And if I even dare to tell my family that I’m considering working abroad, their biggest worry would be to find a groom (in our caste) who wouldn’t be threatened by such a wife. My, it’s an abomination to want to live in a foreign country alone.

Even though plenty of men (in our caste) nowadays live in first-world countries, they’re nevertheless reluctant to marry a girl who’d talk about something more than what’s for dinner. It hurt a lot to hear it from my mother herself because I only see absurdity sprawled all over such a situation.

I had thought no one would be so silly now, but when I look around, all my married cousins went through the same excruciating filter. Pity some of them didn’t even recognize it. Some, of course, just didn’t care because they could immigrate to a country that sees snow. I know a friend whose parents had her blood group matched with her husband’s; she didn’t care a bit. It’s a little unrelated, but you get the idea.

It’s one thing to live amidst a limiting society, but another thing altogether to live in a closed caste system. There are plenty of tribes and societies across the world imposing unthinkable restrictions on women and children. But the difference is that they don’t hide it. They declare it as their tradition and take pride in it. (Whether it’s right or not is a debate for another time.)

The beloved caste system I’m in, however, hides in plain sight. It isn’t uncommon for a bunch of men at a family wedding, to brag about how shaving twice a day, every day would uphold their caste pride — because some castes ban men from growing facial hair. Amidst a larger crowd, though, they’d pretend as if caste is the last thing in their mind. Sad story: Until a few weeks ago, their pretense had me fooled too. It’s little things like these that make the biggest mark and hurt the most. And it’s shenanigans like these that degrade and warp the minds of every youngster in our society.

The caste prejudice

Our society feels proud to say that there’s caste discrimination among them. Surprised? Attend a family wedding and you’ll be shocked. People are so clever as to hide this attitude from outsiders though. Because, in the civilized society, people consider it quite rude and uncivilized to admit one’s caste hunger in public.

But as far as I have noticed, (and honestly, that isn’t much (so forgive me if I’m wrong (though I’m quite positive that I am not))) this is a line of thought prevailing mostly in India, or more specifically, Indians throughout the world.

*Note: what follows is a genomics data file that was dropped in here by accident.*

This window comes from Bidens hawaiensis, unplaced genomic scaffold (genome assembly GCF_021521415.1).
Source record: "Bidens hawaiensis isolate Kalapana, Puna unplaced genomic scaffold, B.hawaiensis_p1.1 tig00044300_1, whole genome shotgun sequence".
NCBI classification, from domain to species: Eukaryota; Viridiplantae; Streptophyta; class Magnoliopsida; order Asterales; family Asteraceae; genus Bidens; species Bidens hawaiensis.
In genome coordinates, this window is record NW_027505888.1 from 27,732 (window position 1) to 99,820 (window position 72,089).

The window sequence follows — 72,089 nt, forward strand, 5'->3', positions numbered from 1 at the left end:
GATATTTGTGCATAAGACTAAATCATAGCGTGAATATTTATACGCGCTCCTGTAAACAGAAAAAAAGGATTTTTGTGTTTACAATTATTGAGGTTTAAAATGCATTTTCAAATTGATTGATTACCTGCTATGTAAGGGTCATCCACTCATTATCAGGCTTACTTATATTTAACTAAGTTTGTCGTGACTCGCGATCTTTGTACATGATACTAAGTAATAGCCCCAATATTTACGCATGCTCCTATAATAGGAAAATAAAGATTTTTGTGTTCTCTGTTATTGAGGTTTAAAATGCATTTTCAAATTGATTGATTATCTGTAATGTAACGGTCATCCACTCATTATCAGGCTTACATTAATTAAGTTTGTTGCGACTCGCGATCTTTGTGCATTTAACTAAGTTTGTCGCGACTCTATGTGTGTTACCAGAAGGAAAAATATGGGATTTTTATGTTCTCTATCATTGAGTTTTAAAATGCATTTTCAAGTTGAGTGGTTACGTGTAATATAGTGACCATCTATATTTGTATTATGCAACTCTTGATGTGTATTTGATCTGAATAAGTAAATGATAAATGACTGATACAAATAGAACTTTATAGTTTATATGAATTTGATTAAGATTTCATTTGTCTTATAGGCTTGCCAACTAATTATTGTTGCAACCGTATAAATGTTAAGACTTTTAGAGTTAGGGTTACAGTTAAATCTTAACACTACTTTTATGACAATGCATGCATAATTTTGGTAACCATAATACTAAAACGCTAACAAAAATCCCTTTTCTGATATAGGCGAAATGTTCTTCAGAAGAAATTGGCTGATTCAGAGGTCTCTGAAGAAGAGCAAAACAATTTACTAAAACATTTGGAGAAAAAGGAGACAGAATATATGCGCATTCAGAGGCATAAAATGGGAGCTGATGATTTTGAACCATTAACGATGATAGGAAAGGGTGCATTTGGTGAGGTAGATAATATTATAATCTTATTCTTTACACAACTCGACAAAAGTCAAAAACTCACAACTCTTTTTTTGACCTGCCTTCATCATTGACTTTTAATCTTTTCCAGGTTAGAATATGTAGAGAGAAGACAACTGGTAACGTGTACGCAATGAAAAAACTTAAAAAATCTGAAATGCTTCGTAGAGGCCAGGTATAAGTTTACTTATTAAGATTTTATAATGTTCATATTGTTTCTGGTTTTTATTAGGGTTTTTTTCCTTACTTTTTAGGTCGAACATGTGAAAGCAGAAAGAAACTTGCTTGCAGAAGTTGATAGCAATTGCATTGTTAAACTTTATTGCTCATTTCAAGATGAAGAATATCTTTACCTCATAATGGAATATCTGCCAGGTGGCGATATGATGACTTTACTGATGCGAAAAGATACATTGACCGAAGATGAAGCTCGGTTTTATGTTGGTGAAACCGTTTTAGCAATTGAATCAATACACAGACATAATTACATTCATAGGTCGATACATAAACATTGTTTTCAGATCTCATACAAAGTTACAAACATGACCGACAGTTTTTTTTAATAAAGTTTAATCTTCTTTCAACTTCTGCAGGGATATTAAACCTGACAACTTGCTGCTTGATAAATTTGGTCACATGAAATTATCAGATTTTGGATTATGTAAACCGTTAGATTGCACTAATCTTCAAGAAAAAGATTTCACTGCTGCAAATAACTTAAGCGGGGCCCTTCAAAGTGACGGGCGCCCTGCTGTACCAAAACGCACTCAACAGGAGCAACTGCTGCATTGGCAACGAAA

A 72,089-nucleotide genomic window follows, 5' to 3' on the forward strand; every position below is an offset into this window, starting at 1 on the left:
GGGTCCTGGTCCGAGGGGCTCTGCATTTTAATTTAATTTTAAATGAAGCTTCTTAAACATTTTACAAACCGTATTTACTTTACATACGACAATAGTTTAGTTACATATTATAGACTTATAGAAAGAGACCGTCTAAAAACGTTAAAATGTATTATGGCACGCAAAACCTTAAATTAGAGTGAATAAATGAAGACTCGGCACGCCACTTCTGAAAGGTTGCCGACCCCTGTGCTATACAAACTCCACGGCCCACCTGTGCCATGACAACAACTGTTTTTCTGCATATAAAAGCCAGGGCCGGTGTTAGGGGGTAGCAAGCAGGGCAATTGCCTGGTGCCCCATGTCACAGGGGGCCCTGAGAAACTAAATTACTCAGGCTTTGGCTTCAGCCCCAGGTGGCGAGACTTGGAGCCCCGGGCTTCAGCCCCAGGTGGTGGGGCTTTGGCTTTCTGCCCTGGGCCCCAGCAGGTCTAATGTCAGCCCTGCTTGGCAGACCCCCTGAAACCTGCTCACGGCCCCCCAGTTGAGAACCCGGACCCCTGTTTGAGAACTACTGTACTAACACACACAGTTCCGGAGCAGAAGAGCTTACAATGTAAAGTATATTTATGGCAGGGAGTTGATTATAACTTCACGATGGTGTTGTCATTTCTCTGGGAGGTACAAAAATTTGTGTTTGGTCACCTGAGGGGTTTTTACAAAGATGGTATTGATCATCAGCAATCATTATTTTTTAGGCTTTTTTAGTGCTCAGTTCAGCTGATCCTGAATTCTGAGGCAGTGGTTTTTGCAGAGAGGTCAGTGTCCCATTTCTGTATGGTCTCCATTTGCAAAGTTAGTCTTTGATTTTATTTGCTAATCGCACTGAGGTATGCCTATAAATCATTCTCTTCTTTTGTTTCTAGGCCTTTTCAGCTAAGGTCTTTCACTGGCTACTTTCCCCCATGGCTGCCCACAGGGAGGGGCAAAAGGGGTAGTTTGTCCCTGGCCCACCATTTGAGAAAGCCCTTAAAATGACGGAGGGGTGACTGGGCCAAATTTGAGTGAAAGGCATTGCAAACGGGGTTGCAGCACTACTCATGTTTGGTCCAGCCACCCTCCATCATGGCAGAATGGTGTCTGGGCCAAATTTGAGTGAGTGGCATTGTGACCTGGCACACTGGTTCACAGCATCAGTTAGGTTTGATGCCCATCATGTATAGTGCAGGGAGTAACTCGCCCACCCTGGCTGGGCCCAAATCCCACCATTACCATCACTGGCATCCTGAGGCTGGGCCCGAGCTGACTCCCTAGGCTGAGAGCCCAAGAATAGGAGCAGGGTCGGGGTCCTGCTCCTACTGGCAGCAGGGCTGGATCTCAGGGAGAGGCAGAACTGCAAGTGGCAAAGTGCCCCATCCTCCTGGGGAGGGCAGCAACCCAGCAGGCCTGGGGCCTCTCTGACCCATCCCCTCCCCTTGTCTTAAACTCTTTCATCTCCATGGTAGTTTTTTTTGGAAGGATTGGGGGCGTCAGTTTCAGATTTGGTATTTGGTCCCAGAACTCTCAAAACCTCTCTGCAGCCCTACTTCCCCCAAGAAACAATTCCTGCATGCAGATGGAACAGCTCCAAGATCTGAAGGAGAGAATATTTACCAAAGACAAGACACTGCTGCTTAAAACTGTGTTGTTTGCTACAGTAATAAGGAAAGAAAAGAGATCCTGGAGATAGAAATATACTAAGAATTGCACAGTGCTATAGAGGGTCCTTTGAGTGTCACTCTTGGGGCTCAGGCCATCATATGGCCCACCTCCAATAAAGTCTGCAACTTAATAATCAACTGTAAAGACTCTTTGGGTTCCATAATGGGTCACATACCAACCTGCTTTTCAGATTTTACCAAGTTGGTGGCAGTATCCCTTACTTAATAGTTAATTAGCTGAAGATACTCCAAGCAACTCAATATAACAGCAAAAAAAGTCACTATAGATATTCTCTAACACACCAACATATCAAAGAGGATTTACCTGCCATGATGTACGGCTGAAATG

I’ve personally met a few people who are so much against inter-caste marriages. But they hold their tongue in common presence; they are careful not to allow others to decide their character because of their uninterest in accepting an outsider as family.

These folks – I like to call them ‘insufferably narrow-minded people’ – cause so much confusion and disorder if an unfortunate person is to suggest a different-caste helper, let alone marriage. The ones most prejudiced are the Oldies, and they take extra care to educate their generations about this.

There is one problem, though. This is my question, which I direct towards the “insufferably narrow-minded people”, why is it that these people, who feel ashamed and hesitant to accept an inter caste marriage, are proud to declare that their sons or daughters have settled themselves in a foreign land?

You might wonder what the connection is, here’s what it is: when I spoke to my mother about this, she said that the main reason for underlining caste differences is because it is socially difficult to adjust with people of other castes, or as they say, ‘people of other family and social backgrounds.’

How then, can they easily adjust with people of  other national backgrounds?

Whenever long-unmet people meet each other, (particularly at a family gathering) they have the most irritating habit of inquiring of the activities of each other’s children. And what pride they have in saying that their children are residents of the Western world!

I abhor their pride and pity their prejudice.

The very fools, who feel distressed to accept people of other castes, because of their different way of life – which, by the way is the lamest excuse I’ve ever heard of – find it prestigious to admit that their children have abandoned their nation and have gone to live with ‘people of other family and social backgrounds.’